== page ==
Qutb-ud-din moved the capital of the empire from Ghazni to Lahore, and later moved the capital to Delhi, and thus is considered as the first Muslim ruler of South Asia. He started construction of the city's earliest Muslim monuments, the Quwwat-ul-Islam mosque and the Qutub Minar, which was completed by his successor Iltutmish. Minaret, July 2001 Ghazni is a city in central Afghanistan, situated on a plateau at 7280 feet above sea level. ... Lahore (لاةور) is a major city in Pakistan and is the capital of the province of Punjab. ... This article deals with the city of Delhi. ... Composite satellite image of the Indian subcontinent Map of South Asia. ... A Muslim (Arabic: مسلم) is an adherent of Islam. ... The Qutb Minar The Qutb complex is an array of monuments and buildings in Delhi, India, the most famous of which is the Qutb Minar. ... Qutub Minar is the tallest brick minaret in the world, situated within the historic site known today as the Qutb complex in Mehrauli village of Delhi, India. ... Shams ud din Iltutmish, or Altamash, was the third Sultan of Delhi, and the only other significant ruler, besides the founder Qutb ud din Aibak, of the Slave Dynasty. ...


Qutb-ud-din died accidentally in 1210; while playing a game of polo, his horse fell, and he was impaled on the pommel of his saddle. He is buried near the Anarkali Bazaar in Lahore. His tomb was destroyed by the Mongol attack on Lahore in 1241, and a new tomb was constructed over his grave around 1970. He was succeeded as Sultan by Shams-ud-din Iltutmish, another ex-slave of Turkic ancestry, who married Qutb-ud-din's daughter. Events End of the reign of Emperor Tsuchimikado of Japan Emperor Juntoku ascends to the throne of Japan Otto IV, Holy Roman Emperor excommunicated by Pope Innocent III for invading southern Italy in 1210 Gottfried von Strassburg writes his epic poem Tristan about 1210 Beginning of Delhi Sultanate Births May... Polo (also known as Cho-gan) is a team game played on a field with one goal for each team. ... Lahore (لاةور) is a major city in Pakistan and is the capital of the province of Punjab. ... Events April 5 - Mongols of Golden Horde under the command of Subotai defeat feudal polish nobility, including Knights Templar, in the battle of Liegnitz April 27 - Mongols defeat Bela IV of Hungary in the battle of Sajo. ... 1970 was a common year starting on Thursday. ... Shams ud din Iltutmish, or Altamash, was the third Sultan of Delhi, and the only other significant ruler, besides the founder Qutb ud din Aibak, of the Slave Dynasty. ...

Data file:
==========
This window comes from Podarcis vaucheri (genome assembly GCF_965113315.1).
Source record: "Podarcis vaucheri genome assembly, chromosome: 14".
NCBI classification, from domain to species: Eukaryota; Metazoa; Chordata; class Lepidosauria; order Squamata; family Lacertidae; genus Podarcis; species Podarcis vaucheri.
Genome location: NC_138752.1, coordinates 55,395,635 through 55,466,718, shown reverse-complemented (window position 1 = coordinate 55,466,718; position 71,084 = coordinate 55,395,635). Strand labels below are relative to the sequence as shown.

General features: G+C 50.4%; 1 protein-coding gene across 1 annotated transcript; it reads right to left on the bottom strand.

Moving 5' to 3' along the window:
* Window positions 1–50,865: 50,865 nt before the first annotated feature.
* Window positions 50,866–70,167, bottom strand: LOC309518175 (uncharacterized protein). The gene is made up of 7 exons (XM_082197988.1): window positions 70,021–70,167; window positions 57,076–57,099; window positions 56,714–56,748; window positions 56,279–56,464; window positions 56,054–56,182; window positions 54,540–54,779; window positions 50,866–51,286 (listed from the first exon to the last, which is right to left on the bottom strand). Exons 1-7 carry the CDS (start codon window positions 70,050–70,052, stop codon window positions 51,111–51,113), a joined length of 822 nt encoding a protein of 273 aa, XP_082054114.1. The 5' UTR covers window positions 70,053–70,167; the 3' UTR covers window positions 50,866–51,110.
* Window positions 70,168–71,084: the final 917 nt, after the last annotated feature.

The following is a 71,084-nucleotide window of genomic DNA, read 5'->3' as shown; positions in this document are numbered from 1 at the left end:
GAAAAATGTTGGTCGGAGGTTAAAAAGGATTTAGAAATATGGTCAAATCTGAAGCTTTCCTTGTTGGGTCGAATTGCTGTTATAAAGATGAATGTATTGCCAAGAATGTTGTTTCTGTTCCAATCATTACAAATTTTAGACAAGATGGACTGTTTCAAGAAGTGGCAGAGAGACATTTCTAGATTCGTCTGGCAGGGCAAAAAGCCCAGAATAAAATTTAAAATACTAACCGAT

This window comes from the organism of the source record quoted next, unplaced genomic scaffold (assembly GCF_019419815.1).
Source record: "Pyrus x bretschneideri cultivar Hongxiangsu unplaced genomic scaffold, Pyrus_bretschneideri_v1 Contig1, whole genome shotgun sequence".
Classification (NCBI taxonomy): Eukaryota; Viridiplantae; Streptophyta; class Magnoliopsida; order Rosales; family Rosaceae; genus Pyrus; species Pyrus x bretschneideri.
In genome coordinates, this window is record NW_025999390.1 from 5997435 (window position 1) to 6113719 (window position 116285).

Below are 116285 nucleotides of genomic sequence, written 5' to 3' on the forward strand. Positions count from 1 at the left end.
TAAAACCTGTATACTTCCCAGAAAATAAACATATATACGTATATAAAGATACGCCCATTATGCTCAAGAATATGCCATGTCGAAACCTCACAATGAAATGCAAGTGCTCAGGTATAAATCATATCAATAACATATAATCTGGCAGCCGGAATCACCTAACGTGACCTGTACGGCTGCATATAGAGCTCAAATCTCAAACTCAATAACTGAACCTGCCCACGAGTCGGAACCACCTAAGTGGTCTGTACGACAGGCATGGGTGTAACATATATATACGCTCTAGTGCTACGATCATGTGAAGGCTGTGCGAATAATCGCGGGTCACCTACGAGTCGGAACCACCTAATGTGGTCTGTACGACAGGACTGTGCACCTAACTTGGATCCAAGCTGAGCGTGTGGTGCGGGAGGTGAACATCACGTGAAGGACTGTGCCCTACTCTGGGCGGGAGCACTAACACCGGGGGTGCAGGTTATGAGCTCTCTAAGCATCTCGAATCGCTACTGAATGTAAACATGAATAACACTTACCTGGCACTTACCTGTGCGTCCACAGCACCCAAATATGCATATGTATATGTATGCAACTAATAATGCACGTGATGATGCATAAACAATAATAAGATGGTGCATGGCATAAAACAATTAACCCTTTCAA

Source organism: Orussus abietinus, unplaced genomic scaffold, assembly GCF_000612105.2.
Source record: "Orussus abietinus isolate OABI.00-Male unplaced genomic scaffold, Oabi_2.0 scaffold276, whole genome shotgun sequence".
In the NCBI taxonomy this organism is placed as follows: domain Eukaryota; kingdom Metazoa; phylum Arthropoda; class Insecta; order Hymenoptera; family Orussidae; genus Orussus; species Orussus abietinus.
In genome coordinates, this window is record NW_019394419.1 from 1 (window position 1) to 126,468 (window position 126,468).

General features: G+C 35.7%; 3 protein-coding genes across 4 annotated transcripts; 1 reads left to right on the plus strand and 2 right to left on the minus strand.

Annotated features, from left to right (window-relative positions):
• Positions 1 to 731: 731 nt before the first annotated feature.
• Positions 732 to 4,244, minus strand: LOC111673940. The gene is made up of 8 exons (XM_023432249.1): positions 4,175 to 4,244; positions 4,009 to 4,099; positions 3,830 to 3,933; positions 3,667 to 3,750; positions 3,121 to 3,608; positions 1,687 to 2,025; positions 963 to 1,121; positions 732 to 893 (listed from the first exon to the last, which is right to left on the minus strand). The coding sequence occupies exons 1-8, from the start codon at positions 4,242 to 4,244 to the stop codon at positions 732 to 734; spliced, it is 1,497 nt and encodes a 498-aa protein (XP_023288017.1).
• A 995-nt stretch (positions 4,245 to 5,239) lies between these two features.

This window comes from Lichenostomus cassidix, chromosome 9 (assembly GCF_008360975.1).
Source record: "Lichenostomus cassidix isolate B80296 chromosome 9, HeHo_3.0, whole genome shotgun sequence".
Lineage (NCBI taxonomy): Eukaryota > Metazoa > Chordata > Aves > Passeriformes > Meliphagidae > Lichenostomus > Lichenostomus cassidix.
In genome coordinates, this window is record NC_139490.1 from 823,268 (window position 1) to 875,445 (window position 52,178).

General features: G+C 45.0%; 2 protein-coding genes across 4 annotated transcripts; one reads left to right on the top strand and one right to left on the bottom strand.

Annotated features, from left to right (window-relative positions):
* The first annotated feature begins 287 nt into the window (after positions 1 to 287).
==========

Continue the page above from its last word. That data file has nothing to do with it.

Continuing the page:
See also

  • Quwwat-ul-Islam mosque